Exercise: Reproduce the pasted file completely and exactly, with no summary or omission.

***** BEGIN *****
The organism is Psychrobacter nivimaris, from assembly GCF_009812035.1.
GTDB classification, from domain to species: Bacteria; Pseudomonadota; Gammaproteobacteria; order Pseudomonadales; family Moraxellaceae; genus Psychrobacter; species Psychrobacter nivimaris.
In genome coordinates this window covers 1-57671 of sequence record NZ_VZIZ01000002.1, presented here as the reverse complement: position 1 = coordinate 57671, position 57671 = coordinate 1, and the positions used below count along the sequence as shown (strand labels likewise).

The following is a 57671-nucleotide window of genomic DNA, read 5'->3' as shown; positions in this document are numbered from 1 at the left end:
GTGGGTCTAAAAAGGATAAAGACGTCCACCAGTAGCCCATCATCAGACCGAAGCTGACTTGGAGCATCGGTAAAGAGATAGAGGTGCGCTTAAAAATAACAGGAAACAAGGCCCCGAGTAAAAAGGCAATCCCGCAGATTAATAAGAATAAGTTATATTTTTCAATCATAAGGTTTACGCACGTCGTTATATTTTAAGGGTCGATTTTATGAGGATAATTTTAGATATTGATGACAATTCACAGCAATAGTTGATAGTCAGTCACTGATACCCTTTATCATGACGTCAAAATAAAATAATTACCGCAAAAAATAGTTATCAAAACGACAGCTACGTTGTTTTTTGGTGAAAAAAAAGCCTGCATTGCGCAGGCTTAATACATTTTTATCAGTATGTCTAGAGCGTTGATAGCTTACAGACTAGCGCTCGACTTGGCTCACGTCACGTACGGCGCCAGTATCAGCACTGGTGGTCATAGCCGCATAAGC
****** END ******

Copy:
The organism is Psychrobacter nivimaris, from assembly GCF_009812035.1.
GTDB classification, from domain to species: Bacteria; Pseudomonadota; Gammaproteobacteria; order Pseudomonadales; family Moraxellaceae; genus Psychrobacter; species Psychrobacter nivimaris.
In genome coordinates this window covers 1-57671 of sequence record NZ_VZIZ01000002.1, presented here as the reverse complement: position 1 = coordinate 57671, position 57671 = coordinate 1, and the positions used below count along the sequence as shown (strand labels likewise).

The following is a 57671-nucleotide window of genomic DNA, read 5'->3' as shown; positions in this document are numbered from 1 at the left end:
GTGGGTCTAAAAAGGATAAAGACGTCCACCAGTAGCCCATCATCAGACCGAAGCTGACTTGGAGCATCGGTAAAGAGATAGAGGTGCGCTTAAAAATAACAGGAAACAAGGCCCCGAGTAAAAAGGCAATCCCGCAGATTAATAAGAATAAGTTATATTTTTCAATCATAAGGTTTACGCACGTCGTTATATTTTAAGGGTCGATTTTATGAGGATAATTTTAGATATTGATGACAATTCACAGCAATAGTTGATAGTCAGTCACTGATACCCTTTATCATGACGTCAAAATAAAATAATTACCGCAAAAAATAGTTATCAAAACGACAGCTACGTTGTTTTTTGGTGAAAAAAAAGCCTGCATTGCGCAGGCTTAATACATTTTTATCAGTATGTCTAGAGCGTTGATAGCTTACAGACTAGCGCTCGACTTGGCTCACGTCACGTACGGCGCCAGTATCAGCACTGGTGGTCATAGCCGCATAAGC